The only downside to the options laid out here is they are not retrofittable. You specifiy the options at point of purchase, rather than an upgrade path. I also feel having the M3’s remote as a £549 cost option is a bit too ‘spendy’ no matter how well built the handset and how brilliantly it functions.
Interestingly, although the DAC features both balanced and single-ended outputs, if it’s at all possible, go with balanced. The difference in performance is marked and more than justified. Single-ended is in no way the poor relation here, but the DAC sounds just better enough through balanced connections to justify their use wherever possible.
The M3 follows the sonic line developed in the cost-no-object M1 and subsequent devices from Bricasti. In simple terms, the M3 takes the sound of the studio, brushes its hair and invites it home to meet the parents. The M3 has all the precision and leading-edge resolution, all the detail and imaging you might hear in the control room of a studio, but without that uncomfortable feeling of being exposed to all that necessary but intense analysis of mix and music that takes place from the engineer’s seat. From our comfy listening positions, we often claim we want the unvarnished truth from our audio systems, but in reality, that truth makes listening an uncomfortably intense experience. What we actually want is one or two notches back from the fully analytical presentation and instead want something resolving but allowing hour after hour of listening. And that is where the M3 shines.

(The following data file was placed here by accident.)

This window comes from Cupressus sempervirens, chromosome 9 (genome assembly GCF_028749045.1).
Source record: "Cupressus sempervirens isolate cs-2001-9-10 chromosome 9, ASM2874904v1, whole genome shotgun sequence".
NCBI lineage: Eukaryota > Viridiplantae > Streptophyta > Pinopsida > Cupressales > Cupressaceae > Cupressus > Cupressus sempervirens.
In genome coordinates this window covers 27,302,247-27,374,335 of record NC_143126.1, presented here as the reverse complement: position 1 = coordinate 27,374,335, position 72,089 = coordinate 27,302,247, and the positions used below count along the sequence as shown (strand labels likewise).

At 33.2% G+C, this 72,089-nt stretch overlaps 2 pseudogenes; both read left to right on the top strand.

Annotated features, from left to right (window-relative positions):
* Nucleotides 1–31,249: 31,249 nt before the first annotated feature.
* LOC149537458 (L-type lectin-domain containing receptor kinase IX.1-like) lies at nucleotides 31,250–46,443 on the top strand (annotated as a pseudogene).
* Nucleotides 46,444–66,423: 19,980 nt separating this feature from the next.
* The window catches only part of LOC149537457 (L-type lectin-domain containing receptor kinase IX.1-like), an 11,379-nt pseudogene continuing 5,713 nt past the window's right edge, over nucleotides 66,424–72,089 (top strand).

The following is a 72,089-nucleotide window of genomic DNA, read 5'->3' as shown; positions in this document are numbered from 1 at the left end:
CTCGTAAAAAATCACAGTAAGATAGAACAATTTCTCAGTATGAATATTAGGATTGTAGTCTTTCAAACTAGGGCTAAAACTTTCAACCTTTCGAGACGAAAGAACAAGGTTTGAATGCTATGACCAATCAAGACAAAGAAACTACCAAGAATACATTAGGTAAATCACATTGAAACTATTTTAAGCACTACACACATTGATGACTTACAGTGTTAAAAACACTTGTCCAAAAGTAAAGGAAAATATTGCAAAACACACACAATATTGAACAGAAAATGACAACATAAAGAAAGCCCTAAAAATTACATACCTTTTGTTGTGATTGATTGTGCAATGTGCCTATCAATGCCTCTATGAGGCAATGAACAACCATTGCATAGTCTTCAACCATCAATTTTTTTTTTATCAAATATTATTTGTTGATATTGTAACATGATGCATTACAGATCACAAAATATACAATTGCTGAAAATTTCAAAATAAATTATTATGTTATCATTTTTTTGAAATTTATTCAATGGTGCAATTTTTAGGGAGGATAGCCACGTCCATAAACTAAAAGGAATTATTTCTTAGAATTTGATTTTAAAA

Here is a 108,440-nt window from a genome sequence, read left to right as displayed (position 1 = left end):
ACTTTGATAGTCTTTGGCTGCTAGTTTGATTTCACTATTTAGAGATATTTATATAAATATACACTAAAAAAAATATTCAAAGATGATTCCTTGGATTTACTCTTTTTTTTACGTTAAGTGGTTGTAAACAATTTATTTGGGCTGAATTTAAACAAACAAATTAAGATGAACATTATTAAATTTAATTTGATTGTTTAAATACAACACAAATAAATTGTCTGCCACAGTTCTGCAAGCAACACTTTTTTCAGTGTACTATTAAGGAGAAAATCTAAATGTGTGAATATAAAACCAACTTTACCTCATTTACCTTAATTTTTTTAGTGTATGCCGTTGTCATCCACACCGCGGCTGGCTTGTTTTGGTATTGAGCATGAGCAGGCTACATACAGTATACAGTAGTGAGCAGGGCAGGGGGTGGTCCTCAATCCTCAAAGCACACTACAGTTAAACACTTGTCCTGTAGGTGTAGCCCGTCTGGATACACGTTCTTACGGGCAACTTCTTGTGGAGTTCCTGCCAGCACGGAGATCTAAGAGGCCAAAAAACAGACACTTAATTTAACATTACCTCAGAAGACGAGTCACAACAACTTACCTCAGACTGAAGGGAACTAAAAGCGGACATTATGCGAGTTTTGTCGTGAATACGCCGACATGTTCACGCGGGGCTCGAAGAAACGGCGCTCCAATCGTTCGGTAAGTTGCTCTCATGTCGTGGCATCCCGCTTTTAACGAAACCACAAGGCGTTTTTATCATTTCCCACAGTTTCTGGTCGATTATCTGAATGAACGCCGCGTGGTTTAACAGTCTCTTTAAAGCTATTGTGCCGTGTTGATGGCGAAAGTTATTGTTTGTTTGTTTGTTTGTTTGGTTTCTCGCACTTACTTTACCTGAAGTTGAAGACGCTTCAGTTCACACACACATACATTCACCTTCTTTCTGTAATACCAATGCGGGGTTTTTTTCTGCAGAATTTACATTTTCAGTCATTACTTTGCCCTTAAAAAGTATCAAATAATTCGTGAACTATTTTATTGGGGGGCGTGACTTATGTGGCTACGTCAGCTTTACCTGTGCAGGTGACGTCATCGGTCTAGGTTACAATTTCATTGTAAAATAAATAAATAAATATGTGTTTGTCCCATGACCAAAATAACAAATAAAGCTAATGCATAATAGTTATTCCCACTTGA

I spun up all those usual test recordings of mine – Joyce DiDonato, Rachmaninov’s Symphonic Dances, John Pickard’s The Flight of Icarus, Jackie McLean, Malia and Boris Blank, King Curtis… the ‘go-to’ tracks on the ‘go-to’ albums I use to assess audio fairly rapidly. Each one effectively relates to its own sonic ‘tick box’ (King Curtis is a rhythm check, Joyce DiDonato tests for microdynamic shading and vocal clarity, and so on). And each received a solid tick or two when played through the M3. This means all the basics of what constitutes good audio (detail resolution, dynamic performance both on the large-scale and small-scale level, vocal articulation, coherence, frequency extension and accuracy, rhythmic consistency, bass depth and grip) all passed musical muster.